Welcome to M2057’s Spotlight Series: In Her Own Words, which features dynamic, stylish and powerful women who inspire us. This month, we chatted with doctor and professor Susanna McColley.
Early in Susanna’s career, a hospital CEO told her that he saw her as a leader. And ever since, she has proven him right. Susanna built the pediatric pulmonology program at the former Children’s Memorial Hospital; today, her work continues in several important and complementary roles. She is a pediatric pulmonologist at Lurie Children’s Hospital, oversees clinical research at the hospital’s Stanley Manne Children’s Research Institute, is the associate director for child health at the Northwestern University Clinical and Translational Sciences (NUCATS) Institute, directs a training program in the NUCATS Institute for engineers and doctors pursuing research careers to improve child health, and is professor of pediatrics at Northwestern University Feinberg School of Medicine. Her natural talent for and joy in mentoring, training, and developing collaborations has led her to a fulfilling career during which she’s overseen major improvements in the lives of children living with cystic fibrosis. Work is a huge focus of her life, but when she’s off the clock, Susanna enjoys cycling and traveling with her husband, two adult sons, and family dog.
IN HER WORDS…
MY PERSONAL STYLE Practical with some fun and flair. Comfort is the first priority. Fabrics that are comfortable on the skin, with cuts and materials that allow me to move without worrying about a wardrobe malfunction, and ease of care are important. But comfort also means feeling confident in various professional and personal settings. A great fit and having pieces that are occasion-appropriate are essential, whether I’m running errands, at work or attending a formal event.
MY STYLE ICONS My style icons include Michelle Obama, who always looks terrific whether she’s gardening or at a black-tie affair. I also liked how she wore accessible clothing and promoted American designers as First Lady. I also admire but don’t emulate artists who break molds, like David Bowie in his 1970s costumes. Those were unexpected, gender-bending and had a long-term impact.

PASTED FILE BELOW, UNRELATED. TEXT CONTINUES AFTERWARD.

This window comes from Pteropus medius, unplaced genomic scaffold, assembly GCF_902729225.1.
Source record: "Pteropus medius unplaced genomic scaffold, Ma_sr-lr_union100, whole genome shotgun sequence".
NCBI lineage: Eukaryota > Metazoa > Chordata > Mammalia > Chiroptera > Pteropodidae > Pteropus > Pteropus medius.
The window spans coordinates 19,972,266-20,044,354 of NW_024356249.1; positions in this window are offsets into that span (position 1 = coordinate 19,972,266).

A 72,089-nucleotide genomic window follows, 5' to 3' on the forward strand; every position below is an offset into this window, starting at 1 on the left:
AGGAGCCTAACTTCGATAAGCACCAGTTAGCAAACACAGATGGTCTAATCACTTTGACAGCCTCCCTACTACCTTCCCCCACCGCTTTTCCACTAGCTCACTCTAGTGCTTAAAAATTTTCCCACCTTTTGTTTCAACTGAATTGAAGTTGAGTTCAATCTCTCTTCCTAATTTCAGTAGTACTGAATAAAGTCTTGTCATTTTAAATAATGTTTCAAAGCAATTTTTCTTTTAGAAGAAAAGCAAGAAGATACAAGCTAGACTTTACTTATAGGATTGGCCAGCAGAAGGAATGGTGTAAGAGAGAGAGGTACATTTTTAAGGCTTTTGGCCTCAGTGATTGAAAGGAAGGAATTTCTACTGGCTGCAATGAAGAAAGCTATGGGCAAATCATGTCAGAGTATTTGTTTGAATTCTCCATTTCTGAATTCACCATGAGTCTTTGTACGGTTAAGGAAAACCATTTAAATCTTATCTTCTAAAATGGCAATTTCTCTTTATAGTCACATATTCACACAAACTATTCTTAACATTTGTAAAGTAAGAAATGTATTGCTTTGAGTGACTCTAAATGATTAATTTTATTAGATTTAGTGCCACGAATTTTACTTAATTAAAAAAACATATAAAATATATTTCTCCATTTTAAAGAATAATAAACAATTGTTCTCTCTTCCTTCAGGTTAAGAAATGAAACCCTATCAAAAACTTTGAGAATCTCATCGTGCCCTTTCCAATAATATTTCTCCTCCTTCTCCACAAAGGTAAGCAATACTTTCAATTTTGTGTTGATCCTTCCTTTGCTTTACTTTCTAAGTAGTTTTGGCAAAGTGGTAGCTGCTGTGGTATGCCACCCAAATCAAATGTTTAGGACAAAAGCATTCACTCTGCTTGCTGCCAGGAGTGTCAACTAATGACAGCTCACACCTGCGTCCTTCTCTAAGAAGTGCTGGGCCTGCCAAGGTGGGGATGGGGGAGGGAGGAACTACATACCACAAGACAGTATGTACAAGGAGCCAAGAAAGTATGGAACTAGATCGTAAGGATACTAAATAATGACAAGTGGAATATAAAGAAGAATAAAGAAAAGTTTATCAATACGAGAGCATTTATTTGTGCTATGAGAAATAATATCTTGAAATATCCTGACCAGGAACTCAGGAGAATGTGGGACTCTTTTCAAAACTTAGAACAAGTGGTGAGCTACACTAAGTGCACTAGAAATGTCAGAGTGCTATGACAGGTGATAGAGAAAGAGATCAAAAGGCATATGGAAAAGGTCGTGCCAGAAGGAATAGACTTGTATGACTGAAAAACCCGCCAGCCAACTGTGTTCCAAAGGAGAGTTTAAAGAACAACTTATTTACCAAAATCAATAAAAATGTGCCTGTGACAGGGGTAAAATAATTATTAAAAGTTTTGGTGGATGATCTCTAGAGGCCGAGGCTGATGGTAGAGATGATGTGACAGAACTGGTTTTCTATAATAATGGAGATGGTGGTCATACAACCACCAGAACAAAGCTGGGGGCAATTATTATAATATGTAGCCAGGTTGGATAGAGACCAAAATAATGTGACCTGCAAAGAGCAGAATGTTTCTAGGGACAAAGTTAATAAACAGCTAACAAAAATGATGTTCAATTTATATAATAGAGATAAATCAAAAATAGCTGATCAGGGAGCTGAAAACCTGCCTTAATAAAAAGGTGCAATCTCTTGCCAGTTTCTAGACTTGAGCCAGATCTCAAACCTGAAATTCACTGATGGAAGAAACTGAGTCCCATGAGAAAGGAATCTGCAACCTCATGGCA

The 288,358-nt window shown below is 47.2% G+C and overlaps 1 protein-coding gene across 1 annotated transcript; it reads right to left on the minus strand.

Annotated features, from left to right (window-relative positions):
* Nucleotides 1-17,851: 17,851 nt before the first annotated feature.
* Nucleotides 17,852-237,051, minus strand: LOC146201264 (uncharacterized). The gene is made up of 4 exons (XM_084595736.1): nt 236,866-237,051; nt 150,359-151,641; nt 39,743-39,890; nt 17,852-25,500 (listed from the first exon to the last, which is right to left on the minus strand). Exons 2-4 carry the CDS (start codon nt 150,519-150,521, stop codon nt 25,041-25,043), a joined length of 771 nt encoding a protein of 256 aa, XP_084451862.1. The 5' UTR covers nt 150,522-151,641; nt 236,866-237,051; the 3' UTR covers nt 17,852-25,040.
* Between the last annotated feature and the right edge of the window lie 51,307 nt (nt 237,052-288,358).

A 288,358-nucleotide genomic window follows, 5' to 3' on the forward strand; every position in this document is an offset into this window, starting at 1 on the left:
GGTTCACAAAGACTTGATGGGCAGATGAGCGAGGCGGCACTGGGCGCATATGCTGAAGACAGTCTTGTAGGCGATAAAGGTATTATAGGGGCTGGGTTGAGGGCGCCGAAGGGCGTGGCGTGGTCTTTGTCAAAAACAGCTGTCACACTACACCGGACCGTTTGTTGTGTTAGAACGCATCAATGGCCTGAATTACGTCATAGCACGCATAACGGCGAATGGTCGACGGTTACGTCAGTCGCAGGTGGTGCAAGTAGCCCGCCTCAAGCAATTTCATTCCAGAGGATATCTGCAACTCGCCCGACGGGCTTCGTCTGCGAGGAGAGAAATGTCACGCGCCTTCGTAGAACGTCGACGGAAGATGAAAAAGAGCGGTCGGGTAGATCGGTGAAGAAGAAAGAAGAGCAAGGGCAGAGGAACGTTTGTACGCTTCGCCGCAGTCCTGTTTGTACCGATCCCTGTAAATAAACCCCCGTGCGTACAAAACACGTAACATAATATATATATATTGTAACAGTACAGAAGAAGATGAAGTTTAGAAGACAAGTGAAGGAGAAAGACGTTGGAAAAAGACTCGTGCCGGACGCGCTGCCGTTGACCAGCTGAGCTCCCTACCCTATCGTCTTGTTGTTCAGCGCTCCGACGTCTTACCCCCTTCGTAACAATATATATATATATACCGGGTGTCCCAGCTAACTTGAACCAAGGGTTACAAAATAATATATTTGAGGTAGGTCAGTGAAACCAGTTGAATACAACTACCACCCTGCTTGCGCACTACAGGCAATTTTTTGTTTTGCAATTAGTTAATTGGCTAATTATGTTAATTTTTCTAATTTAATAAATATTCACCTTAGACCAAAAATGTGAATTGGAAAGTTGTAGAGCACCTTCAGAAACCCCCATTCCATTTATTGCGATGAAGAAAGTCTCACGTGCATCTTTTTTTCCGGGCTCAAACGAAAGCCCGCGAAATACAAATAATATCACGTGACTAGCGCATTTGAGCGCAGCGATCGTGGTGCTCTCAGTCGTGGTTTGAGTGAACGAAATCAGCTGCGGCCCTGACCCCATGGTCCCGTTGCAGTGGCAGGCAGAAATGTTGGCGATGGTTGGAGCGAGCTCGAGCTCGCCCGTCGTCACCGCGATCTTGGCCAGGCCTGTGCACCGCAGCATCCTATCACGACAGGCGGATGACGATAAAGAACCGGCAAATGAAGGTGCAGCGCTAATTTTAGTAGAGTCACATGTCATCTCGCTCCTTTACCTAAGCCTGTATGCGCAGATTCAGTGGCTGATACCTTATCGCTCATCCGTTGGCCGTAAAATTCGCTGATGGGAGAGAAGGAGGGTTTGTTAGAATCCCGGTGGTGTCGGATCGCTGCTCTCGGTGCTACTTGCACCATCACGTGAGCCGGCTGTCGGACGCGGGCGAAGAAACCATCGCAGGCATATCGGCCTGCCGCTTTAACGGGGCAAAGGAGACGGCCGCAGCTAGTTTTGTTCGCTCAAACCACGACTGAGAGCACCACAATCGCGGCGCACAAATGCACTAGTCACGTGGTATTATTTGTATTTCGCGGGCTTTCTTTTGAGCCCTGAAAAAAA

FAVORITE M2057 FEATURES It’s very well-tailored, but incredibly practical, packable, and machine-washable. There are always colorful pieces to mix up with black and gray basics. And I like the unexpected features, like asymmetrical hems.
CHALLENGES I’M FACING RIGHT NOW Healthcare and clinical research have been disrupted by the COVID-19 pandemic. We’ve delayed or recreated work for the safety of children, their families, and staff; telemedicine is an example. The pandemic has highlighted the significant disparities in health and healthcare in our country, which has been compounded by brutal police violence against Black people. I do research on health disparities and am involved in equity, diversity, and inclusion efforts, but it’s clear that incremental change is not enough. Personally, I miss seeing people and giving hugs right now.
WHAT I APPRECIATE ABOUT BEING A WOMAN Women are permitted to be intuitive and show emotions much more than men are; this is a great advantage, especially in these difficult times. I think women are more tenacious as friends and I am fortunate that some of my friendships have been continuous for over 50 years, but that I still find new ones.
HOW I’M TAKING CARE OF MYSELF RIGHT NOW I’ve focused on exercise, good nutrition, and taking time to breathe deeply---by itself or with yoga or stretching. Connecting with people I care about has also been really important.
WISDOM FOR MY YOUNGER SELF Don’t see your life as achieving a single goal. Allow yourself to continuously grow, learn, and explore.